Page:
Coning blade

Hello everyone,

I am unsuccessfully trying to understand how FAST takes coning into account to calculate the deflection of the blade.
Our blade has been coned 4º forward and FAST results show a greater deflection of the tip (compared to 0º).

Is it possible to have the equations that calculate this or at least have an explanation of the concept?

Until now, I have followed Jason Jonkman’s Master Thesis and I have managed to calculate the tip deflections quite accurately when coned 0º, but I’m stuck with coning!!

Thank you very much,

Ohiana Goikoetxea

Dear Ohiana,

Perhaps I’m not understanding your question, but upwind coning will lead to increased blade deflection. In a downwind-coned blade, the centrifugal loads tend to cancel some of the aerodynamicly induced deflection. But in an upwind-coned blade, the aerodynamic loads and centrifugal loads both act to produce blade deflection.

Please not that In FAST, blade deflection is defined relative to the undeflected blade (pitch) axis. Perhaps you were thinking that deflection was defined relative to the unconed rotor disk?

Best regards,

Dear Jason,

First of all, thank you for your quick answer.
I am Ohiana’s co-worker. She posted my request, as I was not registered yet.

Let me explain my problem a little better :
I have understood why the upwind coning leads to greater deflection. Centrifugal loads act to bring the blade into the plane of rotation. If cone is upwind, those loads are in the same direction as aerodynamic ones, and if coning is downwind centrifugal loads are in the other direction.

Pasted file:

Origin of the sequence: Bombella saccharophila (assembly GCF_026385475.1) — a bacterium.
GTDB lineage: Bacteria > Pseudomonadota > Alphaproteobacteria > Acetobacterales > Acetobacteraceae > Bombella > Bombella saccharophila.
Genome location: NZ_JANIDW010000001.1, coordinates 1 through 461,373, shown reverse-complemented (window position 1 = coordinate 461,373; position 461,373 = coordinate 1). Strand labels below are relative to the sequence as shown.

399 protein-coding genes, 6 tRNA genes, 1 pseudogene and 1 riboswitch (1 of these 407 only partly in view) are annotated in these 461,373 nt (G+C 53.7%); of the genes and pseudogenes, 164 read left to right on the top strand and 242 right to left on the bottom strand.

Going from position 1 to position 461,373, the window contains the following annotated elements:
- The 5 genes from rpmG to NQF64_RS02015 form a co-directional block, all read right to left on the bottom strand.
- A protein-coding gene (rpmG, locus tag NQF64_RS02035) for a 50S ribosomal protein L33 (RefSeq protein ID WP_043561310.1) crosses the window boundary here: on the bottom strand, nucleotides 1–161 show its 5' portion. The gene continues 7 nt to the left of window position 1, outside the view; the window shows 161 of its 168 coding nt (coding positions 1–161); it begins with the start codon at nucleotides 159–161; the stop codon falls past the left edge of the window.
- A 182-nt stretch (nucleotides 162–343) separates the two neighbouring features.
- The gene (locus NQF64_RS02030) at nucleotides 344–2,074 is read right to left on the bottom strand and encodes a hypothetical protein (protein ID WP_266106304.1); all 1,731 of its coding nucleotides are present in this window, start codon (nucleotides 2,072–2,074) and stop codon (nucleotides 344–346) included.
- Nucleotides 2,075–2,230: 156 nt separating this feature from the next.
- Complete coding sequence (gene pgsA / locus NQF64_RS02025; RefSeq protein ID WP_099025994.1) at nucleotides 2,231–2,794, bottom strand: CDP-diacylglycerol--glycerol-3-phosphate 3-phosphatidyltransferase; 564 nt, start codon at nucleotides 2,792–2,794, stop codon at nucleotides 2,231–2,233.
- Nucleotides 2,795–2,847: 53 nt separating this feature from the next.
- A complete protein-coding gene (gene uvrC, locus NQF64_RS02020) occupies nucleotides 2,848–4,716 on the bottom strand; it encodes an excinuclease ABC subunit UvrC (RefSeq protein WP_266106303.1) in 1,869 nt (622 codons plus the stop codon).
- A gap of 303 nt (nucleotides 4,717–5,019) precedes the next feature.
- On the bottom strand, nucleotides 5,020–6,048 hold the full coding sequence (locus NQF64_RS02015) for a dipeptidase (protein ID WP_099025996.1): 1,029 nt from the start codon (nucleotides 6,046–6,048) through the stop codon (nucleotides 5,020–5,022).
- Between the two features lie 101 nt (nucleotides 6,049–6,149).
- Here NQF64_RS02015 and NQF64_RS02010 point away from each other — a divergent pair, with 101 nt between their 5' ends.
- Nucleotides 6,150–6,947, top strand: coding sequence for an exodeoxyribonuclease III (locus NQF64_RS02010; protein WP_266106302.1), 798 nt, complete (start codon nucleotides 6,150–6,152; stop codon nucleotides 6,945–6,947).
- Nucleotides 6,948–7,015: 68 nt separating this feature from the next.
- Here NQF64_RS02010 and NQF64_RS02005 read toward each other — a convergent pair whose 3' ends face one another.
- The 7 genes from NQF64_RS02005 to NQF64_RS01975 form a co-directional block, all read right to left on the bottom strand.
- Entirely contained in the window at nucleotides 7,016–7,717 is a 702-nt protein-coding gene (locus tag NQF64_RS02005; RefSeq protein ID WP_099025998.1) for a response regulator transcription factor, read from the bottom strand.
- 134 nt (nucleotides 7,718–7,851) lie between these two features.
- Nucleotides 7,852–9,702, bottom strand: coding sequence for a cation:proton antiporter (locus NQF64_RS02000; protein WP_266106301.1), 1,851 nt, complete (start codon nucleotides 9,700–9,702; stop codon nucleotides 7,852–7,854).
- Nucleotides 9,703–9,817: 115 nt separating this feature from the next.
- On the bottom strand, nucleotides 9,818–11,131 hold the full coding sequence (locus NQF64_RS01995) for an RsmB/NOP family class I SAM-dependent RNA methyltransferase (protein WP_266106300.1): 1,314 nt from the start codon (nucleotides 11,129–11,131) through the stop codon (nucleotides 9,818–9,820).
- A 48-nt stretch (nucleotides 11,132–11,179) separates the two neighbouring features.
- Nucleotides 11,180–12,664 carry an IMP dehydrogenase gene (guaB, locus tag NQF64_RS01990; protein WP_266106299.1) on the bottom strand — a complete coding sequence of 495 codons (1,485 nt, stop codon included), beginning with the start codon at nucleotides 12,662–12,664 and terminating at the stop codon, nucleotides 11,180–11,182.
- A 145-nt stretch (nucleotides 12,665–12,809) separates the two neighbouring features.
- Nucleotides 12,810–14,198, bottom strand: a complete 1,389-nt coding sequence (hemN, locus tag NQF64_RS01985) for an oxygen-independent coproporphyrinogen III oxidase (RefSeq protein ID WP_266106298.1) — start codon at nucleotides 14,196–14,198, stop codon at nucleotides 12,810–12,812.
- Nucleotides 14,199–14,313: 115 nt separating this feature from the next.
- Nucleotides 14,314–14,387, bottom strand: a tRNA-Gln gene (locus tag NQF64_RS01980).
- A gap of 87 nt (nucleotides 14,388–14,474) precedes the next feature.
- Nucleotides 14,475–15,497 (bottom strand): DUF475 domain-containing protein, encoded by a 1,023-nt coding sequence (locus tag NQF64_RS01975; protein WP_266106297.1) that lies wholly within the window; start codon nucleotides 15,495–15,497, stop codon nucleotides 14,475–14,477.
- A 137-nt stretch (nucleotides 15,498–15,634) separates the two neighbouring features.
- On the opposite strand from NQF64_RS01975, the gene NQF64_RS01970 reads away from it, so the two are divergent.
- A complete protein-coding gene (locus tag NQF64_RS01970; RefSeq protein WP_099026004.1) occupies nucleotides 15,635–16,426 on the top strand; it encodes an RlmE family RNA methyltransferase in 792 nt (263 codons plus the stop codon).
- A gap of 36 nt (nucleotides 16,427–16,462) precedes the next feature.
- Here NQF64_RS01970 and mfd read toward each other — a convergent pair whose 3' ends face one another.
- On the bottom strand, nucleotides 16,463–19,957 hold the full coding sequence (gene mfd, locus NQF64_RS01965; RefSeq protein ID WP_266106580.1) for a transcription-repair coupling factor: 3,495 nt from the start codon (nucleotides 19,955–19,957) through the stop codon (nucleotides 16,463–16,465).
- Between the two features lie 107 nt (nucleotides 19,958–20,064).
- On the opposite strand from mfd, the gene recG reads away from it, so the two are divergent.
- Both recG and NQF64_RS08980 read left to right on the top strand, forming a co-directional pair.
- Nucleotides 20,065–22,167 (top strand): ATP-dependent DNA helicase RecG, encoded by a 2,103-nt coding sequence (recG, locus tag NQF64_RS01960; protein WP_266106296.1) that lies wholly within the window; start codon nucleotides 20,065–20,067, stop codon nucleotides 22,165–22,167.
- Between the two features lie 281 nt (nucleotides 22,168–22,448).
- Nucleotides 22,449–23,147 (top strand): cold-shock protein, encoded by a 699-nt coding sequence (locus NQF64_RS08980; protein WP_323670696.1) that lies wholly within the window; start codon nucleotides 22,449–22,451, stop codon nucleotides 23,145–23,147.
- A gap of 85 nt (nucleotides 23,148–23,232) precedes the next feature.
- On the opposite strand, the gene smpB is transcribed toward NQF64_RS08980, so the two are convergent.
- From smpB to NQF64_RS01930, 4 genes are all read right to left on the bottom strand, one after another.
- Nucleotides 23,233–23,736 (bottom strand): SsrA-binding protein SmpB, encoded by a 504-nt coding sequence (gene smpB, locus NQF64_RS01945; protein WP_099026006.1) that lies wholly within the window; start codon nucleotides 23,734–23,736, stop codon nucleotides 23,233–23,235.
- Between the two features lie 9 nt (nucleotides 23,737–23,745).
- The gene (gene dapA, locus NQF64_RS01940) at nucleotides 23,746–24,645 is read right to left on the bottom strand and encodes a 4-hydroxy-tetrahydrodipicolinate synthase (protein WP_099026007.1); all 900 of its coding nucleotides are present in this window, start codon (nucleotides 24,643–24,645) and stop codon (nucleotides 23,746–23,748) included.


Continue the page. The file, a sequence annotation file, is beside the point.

As far I have been representing centrifugal loads as explained in you Master Thesis, equation 3.77, p.50. (
Centrifugal loads add an extra stiffness to the blade thus reducing deflection.

But this equation is not valid anymore if the blades are coned, is it?

What is the equation used by FAST to link coning with tip deflection?

Hoping that I have made myself clear,

Best regards

Guillermo Leturio

Dear Guillermo,

The introduction of coning would add a COS(PreCone) factor multiplying Omega^2 in Eq. 3.77 from that report.

That said, Eq. 3.77 is not actually implemented in FAST, in contrast to what is implied in that report. Instead, FAST implements all inertia-related terms through direct implementation of the kinemetics, which are based on the specified turbine geometry and all system degrees of freedom. But these equations are far beyond what can be written in a forum post. They are documented only in the “Unofficial FAST Theory Manual,” mentioned in this forum post:

I hope that helps.

Best regards,